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Coping with Criticism Constructively


“Criticisms are the nails which keep us on the cross dead to self.”[1] At least they puncture the soul and lodge in the memory for a long time. Few church leaders maintain any self-esteem after an executioner (i.e., critic) nails them.

Leaders fear criticism in large part because it often determines how their followers evaluate them, whether the criticism is justified or unjustified. Sometimes leaders find it simply impossible to correct misconceptions even when they are totally false.[2]

At the same time, critics can spur leaders on to success. As William J. Diehm aptly says, “Many persons have become great trying to prove to their critics that they could do what critics said they could not do.”[3] Of course, to turn criticism into a motivation rather than a demotivation requires a deep residual confidence in the leader’s own innate abilities and a determination to persevere whatever the cost.

But, for such confidence and determination to succeed, leaders need at least a minimal amount of working knowledge about a critic’s motivation. For instance, some critics only need more information. Other critics like how things have been and need time to process changes. Another group of critics feels left out of the decision-making process. A few critics are right and require only a simple confession of that fact from the leadership. The worst faultfinders simply complain about everything because they feel depressed, ignored, or powerless.[4] In any case, leaders must cope with criticism constructively by means of the appropriate philosophical and practical responses.


Constructive Philosophical Responses to Criticism

Responding constructively to criticism calls for a philosophical mindset. Leaders must learn to evaluate their own need for personal approval from critics. They must also train themselves to expect criticism. Leaders must differentiate between destructive and constructive criticism. And, last but not least, wise leaders develop an appreciation for the role of their critics.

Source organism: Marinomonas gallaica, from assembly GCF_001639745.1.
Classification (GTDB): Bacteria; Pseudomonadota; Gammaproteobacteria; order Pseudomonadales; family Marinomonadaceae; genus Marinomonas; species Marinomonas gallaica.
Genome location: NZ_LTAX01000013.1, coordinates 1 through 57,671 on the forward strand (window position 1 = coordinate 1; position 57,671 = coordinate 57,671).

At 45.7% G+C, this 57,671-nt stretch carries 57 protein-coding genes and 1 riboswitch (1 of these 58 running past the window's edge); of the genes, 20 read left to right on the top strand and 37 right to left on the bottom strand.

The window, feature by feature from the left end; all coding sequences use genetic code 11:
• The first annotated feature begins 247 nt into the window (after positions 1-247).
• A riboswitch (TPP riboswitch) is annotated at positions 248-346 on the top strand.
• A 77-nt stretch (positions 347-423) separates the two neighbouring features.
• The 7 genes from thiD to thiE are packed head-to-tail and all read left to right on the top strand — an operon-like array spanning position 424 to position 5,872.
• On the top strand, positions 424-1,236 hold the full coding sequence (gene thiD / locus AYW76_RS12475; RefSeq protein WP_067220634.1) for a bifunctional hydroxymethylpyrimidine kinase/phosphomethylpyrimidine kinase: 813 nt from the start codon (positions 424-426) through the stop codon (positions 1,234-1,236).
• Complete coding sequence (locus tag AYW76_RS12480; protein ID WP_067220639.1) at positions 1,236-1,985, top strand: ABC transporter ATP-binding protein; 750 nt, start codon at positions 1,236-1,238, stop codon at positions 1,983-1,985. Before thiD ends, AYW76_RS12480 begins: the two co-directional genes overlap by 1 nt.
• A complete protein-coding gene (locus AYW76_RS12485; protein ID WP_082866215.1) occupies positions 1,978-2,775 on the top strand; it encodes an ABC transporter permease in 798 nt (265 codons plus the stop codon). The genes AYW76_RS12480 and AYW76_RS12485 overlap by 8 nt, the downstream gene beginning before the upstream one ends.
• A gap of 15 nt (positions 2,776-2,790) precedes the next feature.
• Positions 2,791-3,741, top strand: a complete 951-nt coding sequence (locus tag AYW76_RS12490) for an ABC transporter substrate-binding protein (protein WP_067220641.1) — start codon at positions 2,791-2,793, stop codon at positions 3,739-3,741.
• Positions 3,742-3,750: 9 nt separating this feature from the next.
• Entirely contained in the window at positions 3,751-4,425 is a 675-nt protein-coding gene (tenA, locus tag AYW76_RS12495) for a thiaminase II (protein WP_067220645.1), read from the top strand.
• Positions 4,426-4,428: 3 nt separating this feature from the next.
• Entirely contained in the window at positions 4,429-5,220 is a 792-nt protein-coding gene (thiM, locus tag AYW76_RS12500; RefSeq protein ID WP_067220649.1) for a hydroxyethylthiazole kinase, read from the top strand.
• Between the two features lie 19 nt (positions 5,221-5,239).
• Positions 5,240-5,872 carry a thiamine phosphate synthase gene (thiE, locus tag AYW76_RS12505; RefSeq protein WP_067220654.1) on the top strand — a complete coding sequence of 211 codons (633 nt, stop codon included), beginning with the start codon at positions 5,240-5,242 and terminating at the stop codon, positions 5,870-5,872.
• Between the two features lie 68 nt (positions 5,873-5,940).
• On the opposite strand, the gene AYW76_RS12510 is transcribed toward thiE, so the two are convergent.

Evaluate the Need for Approval from Critics

It is not healthy for leaders to care too much about what people think. As John Ortberg explains, “To truly care for people requires not caring too much about their approval or disapproval. Otherwise, the temptation to give their preferences too much emotional weight is almost inevitable” (emphasis his).[5] Fear of criticism robs leaders of their objectivity and courage.

How liberating for leaders to realize that they “are not the passive victim of others’ opinions! In fact, their opinions are powerless until [leaders] validate them. No one’s approval will affect [them] unless [leaders] grant it credibility and status. The same holds true for disapproval.”[6] While leaders are not able to control what people do to them outwardly, they are able to control their influence inwardly.

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Category: Fall 2014, Ministry

About the Author: Steve D. Eutsler, D.Min. (Assemblies of God Theological Seminary), M.Div. (Assemblies of God Theological Seminary), M.A. Biblical Literature (Assemblies of God Theological Seminary), B.A. Bible (Central Bible College), is professor of Bible and Practical Theology at Global University in Springfield, Missouri. He has extensive experience as a pastor, evangelist, and educator and is the author of numerous articles and books. Email

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